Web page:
Silver (SLV) a better play than Gold (GLD)?


Following through on the previous afternoon’s weakness, the main stock market indexes sustained another round of broad-based losses last Friday. Stocks gapped down on the open, drifted lower throughout the morning, then oscillated in a sideways range throughout the afternoon. The Dow Jones Industrial Average slid 1.5%, the S&P 500 1.9%, and the Nasdaq Composite 2.0%. The small-cap Russell 2000 and S&P Midcap 400 indices fell 2.2% and 2.4% respectively. Modest buying interest in the final minutes of trading lifted stocks off their worst levels of the day, but the major indices still closed near their lows of the week. Nevertheless, stocks still finished positive for the week. The Nasdaq bounced 3.6%, the Dow 2.3%, and the S&P 2.2%.

Total volume in the NYSE swelled 26%, while volume in the Nasdaq increased 12% above the previous day’s level. When higher volume losses occur near the top of a range, it is a bearish “distribution day” that warns of institutional selling, which often precedes substantial corrections in the broad market. However, when higher volume losses occur after the broad market has already been in correction mode for a significant period of time, it is sometimes positive because it could be indicative of climatic selling. Obviously, this doesn’t mean stocks will not ultimately go lower, perhaps even retesting the May 6 lows, but it does tell us that near-term selling pressure may soon dwindle. Now, the key is to look for a session of higher volume gains (“accumulation”) that could indicate the return of institutional buying interest.

Last week, very few ETFs formed constructive price patterns. While many industry sectors bounced off their prior week’s lows, weakness in the latter half of the week prevented most ETFs from forming solid bases of price consolidation. There are, however, a few ETFs that may trigger an entry point for us in the coming days. One is iShares Silver Trust (SLV), which just broke out above key resistance of a major, multi-year downtrend line. The breakout is shown on the weekly chart below:


Because it broke out to a new all-time high last week, the SPDR Gold Trust (GLD) has been getting more attention than its less glamorous cousin, SLV. But even though SLV has not yet jumped to a new high, silver has started showing relative strength to gold over the past week. Below, this is clearly illustrated on a “percentage change chart” that compares the relative price performance of SLV vs. GLD over the past seven days:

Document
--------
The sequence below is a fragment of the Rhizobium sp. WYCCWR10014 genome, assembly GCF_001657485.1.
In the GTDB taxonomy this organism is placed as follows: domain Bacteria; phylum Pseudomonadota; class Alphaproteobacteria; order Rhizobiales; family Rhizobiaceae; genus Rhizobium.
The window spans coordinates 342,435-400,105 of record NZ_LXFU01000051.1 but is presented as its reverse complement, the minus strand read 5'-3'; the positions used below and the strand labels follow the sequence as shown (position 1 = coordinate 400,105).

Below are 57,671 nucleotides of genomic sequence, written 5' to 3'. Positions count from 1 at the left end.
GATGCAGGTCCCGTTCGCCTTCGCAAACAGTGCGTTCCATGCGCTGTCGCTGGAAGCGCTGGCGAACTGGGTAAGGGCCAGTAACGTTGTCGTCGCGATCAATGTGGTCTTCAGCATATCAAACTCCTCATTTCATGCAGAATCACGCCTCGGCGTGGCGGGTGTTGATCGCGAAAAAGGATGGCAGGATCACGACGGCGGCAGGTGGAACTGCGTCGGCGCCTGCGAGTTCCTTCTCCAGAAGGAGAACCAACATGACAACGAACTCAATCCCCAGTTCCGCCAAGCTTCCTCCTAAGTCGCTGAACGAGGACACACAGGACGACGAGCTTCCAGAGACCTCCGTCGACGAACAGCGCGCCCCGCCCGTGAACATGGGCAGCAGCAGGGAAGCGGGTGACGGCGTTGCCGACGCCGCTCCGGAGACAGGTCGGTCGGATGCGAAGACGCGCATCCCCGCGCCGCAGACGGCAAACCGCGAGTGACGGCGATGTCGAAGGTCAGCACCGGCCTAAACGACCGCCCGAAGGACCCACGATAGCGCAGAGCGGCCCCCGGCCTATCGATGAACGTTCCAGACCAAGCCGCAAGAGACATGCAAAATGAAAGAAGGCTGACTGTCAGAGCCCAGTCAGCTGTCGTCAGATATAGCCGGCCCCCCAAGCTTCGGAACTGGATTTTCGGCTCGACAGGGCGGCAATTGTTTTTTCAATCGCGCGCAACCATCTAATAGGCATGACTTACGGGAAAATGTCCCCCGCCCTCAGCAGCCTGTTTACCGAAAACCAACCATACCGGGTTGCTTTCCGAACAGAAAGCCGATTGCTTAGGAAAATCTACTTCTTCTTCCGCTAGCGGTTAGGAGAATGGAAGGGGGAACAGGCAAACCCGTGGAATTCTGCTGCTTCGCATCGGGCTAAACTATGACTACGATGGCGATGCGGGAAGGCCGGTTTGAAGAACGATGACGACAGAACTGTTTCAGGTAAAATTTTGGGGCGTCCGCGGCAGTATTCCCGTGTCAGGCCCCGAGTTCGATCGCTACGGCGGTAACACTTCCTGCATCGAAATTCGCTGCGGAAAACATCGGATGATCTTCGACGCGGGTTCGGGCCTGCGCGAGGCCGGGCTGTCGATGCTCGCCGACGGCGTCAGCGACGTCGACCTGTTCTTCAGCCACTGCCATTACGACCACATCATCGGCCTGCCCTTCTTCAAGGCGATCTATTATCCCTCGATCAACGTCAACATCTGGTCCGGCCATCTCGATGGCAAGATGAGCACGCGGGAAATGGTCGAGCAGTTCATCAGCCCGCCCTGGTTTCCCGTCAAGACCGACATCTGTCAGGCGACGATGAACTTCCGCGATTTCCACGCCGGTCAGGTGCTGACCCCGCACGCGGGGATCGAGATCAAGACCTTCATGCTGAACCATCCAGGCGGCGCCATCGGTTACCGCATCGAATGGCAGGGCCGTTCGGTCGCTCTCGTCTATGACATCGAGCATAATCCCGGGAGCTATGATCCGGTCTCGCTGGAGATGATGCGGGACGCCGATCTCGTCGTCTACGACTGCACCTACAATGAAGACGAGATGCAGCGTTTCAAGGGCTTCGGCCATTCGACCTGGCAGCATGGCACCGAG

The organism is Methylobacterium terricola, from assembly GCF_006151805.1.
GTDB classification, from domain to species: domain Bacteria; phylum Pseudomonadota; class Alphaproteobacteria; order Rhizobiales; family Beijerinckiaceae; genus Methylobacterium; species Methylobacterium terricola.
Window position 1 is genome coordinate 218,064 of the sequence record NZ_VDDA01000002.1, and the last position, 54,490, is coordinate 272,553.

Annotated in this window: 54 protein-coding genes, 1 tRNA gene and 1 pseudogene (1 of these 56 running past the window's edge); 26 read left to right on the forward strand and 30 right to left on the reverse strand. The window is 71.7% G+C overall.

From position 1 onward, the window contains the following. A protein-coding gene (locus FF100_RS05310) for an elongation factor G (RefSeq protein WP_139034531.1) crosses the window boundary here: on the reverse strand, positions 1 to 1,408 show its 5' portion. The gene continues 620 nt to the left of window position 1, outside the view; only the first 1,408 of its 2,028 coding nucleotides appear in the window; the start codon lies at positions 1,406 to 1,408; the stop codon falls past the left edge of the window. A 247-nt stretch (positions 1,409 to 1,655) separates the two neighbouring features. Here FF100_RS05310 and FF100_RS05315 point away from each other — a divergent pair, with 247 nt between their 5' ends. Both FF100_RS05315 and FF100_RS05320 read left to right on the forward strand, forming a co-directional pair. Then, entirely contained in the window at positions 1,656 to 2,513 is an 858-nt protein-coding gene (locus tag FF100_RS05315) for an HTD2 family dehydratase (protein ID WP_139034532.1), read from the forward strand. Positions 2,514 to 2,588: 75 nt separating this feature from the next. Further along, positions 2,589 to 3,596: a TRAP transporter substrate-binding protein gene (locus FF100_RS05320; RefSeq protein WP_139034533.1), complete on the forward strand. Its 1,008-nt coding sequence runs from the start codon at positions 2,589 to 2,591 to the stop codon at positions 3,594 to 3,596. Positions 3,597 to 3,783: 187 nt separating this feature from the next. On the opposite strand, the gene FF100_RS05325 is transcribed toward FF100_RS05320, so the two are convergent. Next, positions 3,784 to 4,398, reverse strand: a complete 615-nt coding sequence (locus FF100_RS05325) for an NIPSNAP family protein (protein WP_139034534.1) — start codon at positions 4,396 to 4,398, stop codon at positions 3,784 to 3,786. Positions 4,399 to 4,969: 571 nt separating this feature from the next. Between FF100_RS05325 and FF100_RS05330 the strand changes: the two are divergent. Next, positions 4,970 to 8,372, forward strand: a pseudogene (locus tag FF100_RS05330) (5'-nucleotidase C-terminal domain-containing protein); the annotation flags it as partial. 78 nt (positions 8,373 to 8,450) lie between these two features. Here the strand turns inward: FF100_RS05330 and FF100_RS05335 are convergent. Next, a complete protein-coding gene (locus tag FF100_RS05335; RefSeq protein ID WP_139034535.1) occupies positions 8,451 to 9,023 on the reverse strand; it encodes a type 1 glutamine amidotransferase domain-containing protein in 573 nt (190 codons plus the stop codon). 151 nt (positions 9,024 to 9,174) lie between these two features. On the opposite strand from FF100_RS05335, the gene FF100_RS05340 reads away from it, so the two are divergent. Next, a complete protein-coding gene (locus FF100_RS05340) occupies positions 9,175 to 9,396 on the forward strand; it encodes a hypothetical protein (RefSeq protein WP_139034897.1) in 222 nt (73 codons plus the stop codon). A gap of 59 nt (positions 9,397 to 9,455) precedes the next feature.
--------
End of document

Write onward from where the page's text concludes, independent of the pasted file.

Another ETF we continue to monitor for potential buy entry is U.S. Natural Gas Fund (UNG). In the May 13 issue of The Wagner Daily, we illustrated that UNG may be setting up for buy entry because its recent “undercut” of the ultimate low shook out investors and was actually bullish. In the following day’s commentary, we showed a few examples of other ETFs that had similar “undercut” patterns at one time, which subsequently developed into new uptrends thereafter. Going into this week, we plan to buy UNG on a rally above last week’s high, which would also coincide to a breakout above the high of the seven-week base of consolidation. Below is a “percentage change chart” of UNG vs. S&P 500 over the past seven days, where relative strength in UNG is clearly apparent:


After the S&P 500 closed right at resistance of its 20 and 50-day moving averages on May 12, we said that area of convergence (around 1,173) would act as a “line in the sand” for the index. Indeed it did, as the S&P 500 promptly sold off 3.0% over the two days that followed. Take a look:


Going into this week, the S&P 500 is now in “no man’s land.” As anticipated, last week’s 20/50-day MA convergence led to a pullback and significant retracement of the prior week’s plunge. But in the immediate near-term, it’s basically a coin toss as to whether the index heads back to test last week’s highs, or continues down to its 200-day moving average (the orange line on the chart above). Neither scenario would surprise us, but the overall burden of proof still resides with the bulls.

Today’s Watchlist:

U.S. Natural Gas Fund (UNG)

Shares = 800
Trigger = $7.75 (above the highs of the recent range)
Stop = $6.94 (below the gap of last week’s lows)
Target = $9.50 (just shy of the 200-day MA resistance)
Dividend Date = n/a

Notes = See commentary in our May 13 and 14 newsletters for detailed explanation of the setup.

In addition to the UNG setup, we’ll be monitoring the price action of SLV for potential buy entry. If we enter it, we’ll promptly send an Intraday Trade Alert with details.

Daily Performance Report:

Below is an overview of all open positions, as well as a performance report on all positions that were closed only since the previous day’s newsletter. Net P/L figures are based on the $50,000 Wagner Daily model account size. Changes to open positions since the previous report are listed in red text below. Please review the Wagner Daily Subscriber Guide for important, automatic rules on trigger and stop prices.

    position summary

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  • No changes to our open positions going into today.
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      Edited by Deron Wagner,
      MTG Founder and Head Trader